As expected, tropical cyclone Owen recently intensified as it moved over the Gulf of Carpentaria and NASA and the Japan Aerospace Exploration Agency's GPM core satellite found very heavy rainfall occurring within the revived storm. The storm has made a U-turn in the Gulf and is now headed back to Queensland.
An infrared look by NASA's Aqua satellite found intense storms around the center of the recently revived Tropical Cyclone Owen.
More and more rainfall extremes are observed in regions around the globe -- triggering both wet and dry records, a new study shows. Yet there are big differences between regions: The central and Eastern US, northern Europe and northern Asia have experienced heavy rainfall events that have led to severe floods in recent past. In contrast, most African regions have seen an increased frequency of months with a lack of rain.
The low pressure area formerly known as Tropical Cyclone Owen continued to organize and cross the southern Gulf of Carpentaria, Australia on Dec. 11. The Global Precipitation Measurement mission or GPM core satellite provided a look at the rainfall rates within the system.
The world's primary archive of tree ring data, which holds more than 52 million cost-free records spanning 8,000 years of history, has gotten a makeover by scientists from four countries committed to making science more accessible. The International Tree Ring Data Bank, developed in 1974 and populated by hundreds of contributing scientists and agencies, had only been used for a handful of studies at a global scale due to inconsistent data accessibility and formatting.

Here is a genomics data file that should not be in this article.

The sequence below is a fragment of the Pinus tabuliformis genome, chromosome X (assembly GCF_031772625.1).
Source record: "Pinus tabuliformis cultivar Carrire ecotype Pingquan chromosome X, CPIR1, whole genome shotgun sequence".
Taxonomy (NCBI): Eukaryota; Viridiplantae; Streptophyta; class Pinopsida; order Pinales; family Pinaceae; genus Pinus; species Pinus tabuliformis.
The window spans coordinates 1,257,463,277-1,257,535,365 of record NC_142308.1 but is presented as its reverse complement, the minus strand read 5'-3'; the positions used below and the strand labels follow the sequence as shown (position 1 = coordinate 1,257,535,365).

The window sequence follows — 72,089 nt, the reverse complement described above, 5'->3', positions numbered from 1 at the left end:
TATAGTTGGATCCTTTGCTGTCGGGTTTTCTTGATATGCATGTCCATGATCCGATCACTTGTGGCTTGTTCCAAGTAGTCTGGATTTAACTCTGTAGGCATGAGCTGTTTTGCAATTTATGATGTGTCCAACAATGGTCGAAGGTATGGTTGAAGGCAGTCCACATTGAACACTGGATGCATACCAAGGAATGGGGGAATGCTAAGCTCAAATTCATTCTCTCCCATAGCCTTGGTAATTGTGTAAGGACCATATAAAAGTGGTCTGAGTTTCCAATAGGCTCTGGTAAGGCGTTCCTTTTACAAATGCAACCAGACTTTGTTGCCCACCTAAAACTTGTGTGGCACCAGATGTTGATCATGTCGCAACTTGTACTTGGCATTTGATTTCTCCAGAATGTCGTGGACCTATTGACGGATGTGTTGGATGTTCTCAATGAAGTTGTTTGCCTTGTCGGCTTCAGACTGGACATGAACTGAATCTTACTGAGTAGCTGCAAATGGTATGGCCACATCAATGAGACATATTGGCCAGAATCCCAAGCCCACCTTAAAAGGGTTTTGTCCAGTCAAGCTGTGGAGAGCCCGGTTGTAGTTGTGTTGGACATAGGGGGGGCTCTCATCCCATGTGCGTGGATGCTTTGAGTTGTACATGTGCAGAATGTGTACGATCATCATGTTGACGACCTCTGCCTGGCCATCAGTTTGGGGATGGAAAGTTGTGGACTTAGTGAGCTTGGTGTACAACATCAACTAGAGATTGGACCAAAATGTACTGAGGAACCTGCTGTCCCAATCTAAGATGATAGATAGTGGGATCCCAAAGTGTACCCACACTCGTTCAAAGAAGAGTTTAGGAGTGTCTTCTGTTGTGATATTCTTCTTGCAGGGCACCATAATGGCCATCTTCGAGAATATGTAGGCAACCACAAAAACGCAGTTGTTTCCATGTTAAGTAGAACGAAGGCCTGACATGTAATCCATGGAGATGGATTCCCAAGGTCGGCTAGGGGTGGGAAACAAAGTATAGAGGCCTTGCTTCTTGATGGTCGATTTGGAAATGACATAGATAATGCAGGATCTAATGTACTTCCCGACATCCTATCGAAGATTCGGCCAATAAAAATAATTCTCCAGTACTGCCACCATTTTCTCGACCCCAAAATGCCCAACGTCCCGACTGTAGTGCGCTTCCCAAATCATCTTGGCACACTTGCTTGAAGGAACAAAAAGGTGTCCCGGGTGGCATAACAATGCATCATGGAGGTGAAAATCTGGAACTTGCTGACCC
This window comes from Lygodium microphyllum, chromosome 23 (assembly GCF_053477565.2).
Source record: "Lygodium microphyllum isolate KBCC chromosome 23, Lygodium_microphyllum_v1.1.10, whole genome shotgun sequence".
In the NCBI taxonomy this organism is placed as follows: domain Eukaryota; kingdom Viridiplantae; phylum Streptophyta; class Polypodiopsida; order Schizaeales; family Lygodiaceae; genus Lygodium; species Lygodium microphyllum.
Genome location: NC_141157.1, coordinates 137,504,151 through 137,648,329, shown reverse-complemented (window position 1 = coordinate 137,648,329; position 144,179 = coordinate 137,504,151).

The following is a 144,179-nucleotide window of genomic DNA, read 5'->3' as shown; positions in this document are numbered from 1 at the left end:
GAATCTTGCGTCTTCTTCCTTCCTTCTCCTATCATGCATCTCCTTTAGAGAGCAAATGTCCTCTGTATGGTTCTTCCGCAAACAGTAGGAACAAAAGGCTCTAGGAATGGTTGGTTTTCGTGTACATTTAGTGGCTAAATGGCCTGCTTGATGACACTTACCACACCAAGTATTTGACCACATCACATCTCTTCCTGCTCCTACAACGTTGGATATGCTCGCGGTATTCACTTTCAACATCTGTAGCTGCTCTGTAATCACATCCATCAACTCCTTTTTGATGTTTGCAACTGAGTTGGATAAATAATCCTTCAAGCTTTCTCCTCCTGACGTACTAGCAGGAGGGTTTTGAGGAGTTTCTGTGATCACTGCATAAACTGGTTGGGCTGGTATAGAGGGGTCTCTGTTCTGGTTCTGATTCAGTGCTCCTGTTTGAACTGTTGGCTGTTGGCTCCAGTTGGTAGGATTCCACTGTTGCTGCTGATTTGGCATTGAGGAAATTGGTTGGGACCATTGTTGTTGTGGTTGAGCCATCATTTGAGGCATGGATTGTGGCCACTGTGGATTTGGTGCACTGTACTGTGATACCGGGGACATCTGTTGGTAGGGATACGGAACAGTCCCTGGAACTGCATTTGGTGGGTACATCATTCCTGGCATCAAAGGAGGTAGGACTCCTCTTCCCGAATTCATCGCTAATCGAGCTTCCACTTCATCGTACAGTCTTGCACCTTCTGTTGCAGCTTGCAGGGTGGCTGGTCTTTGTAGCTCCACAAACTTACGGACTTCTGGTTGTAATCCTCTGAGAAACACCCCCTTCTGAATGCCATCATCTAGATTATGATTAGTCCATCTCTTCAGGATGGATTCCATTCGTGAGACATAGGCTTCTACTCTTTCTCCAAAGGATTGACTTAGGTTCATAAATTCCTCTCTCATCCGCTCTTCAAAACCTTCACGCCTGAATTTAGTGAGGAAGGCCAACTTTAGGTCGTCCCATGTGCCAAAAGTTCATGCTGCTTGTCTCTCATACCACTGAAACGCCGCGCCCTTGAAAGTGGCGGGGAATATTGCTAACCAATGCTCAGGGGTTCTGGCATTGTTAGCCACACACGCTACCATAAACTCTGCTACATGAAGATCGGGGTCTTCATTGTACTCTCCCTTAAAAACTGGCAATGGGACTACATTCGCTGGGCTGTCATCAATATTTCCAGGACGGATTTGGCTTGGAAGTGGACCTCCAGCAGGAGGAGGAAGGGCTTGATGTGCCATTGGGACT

The remnants of Tropical Cyclone Owen have been lingering in the Southern Pacific Ocean for days. On Dec. 10, 2018 the storm finally appeared more organized on satellite imagery providing forecasters with a strong indication that it may be reborn as a tropical cyclone. NASA-NOAA's Suomi NPP satellite passed over the Gulf of Carpentaria and saw the storm.
Urban areas are warmer than the adjacent undeveloped land, a phenomenon known as the urban heat island effect. A new interactive map developed by Yale researchers gives us the most detailed look yet at these 'urban heat islands' across the world.
The production of chlorofluorocarbons, which damage the ozone layer, has been banned as far as possible. However, other substances can also tear holes in the ozone layer in combination with ice particles, such as those found in clouds. Researchers at Ruhr-Universität Bochum, the University of Duisburg-Essen and Friedrich-Alexander-Universität Erlangen-Nürnberg have discovered a possible mechanism for this. They describe it in the journal Physical Review Letters on Nov. 13, 2018.
Global carbon emissions are set to hit an all-time high in 2018. A projected rise of more than 2 percent has been driven by a solid growth in coal use for the second year in a row, and sustained growth in oil and gas use. But the research team say energy trends are changing and that there is still time to address climate change if efforts to curb carbon emissions rapidly expand in all sectors of the economy.
New Mexico contains hundreds of historic uranium mines. Although active uranium mining in the state has ceased, rates of cardiovascular and metabolic disease remain high in the population residing close to mines within the Navajo Nation. According to a new study in ACS' journal Environmental Science & Technology Letters, inhaled uranium in dusts from the mines could be a factor.